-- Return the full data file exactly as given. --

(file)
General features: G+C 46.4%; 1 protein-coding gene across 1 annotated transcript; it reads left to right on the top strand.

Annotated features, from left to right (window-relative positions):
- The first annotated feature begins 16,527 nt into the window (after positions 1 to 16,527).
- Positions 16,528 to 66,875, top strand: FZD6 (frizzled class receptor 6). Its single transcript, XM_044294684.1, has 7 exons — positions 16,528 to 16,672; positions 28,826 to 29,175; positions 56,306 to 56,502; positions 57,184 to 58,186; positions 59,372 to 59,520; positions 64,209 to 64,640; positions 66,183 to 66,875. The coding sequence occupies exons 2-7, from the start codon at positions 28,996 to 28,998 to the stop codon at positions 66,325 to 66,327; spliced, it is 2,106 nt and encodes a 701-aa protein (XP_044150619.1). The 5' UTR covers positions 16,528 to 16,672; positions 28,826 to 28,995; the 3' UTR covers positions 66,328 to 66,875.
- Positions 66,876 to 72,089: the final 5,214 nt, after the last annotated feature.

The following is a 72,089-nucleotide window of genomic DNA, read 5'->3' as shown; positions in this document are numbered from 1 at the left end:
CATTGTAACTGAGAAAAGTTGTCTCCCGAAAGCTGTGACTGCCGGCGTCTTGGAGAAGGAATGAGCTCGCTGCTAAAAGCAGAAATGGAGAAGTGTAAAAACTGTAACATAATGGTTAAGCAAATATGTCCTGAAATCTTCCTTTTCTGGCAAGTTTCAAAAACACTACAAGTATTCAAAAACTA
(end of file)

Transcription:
General features: G+C 46.4%; 1 protein-coding gene across 1 annotated transcript; it reads left to right on the top strand.

Annotated features, from left to right (window-relative positions):
- The first annotated feature begins 16,527 nt into the window (after positions 1 to 16,527).
- Positions 16,528 to 66,875, top strand: FZD6 (frizzled class receptor 6). Its single transcript, XM_044294684.1, has 7 exons — positions 16,528 to 16,672; positions 28,826 to 29,175; positions 56,306 to 56,502; positions 57,184 to 58,186; positions 59,372 to 59,520; positions 64,209 to 64,640; positions 66,183 to 66,875. The coding sequence occupies exons 2-7, from the start codon at positions 28,996 to 28,998 to the stop codon at positions 66,325 to 66,327; spliced, it is 2,106 nt and encodes a 701-aa protein (XP_044150619.1). The 5' UTR covers positions 16,528 to 16,672; positions 28,826 to 28,995; the 3' UTR covers positions 66,328 to 66,875.
- Positions 66,876 to 72,089: the final 5,214 nt, after the last annotated feature.

The following is a 72,089-nucleotide window of genomic DNA, read 5'->3' as shown; positions in this document are numbered from 1 at the left end:
CATTGTAACTGAGAAAAGTTGTCTCCCGAAAGCTGTGACTGCCGGCGTCTTGGAGAAGGAATGAGCTCGCTGCTAAAAGCAGAAATGGAGAAGTGTAAAAACTGTAACATAATGGTTAAGCAAATATGTCCTGAAATCTTCCTTTTCTGGCAAGTTTCAAAAACACTACAAGTATTCAAAAACTA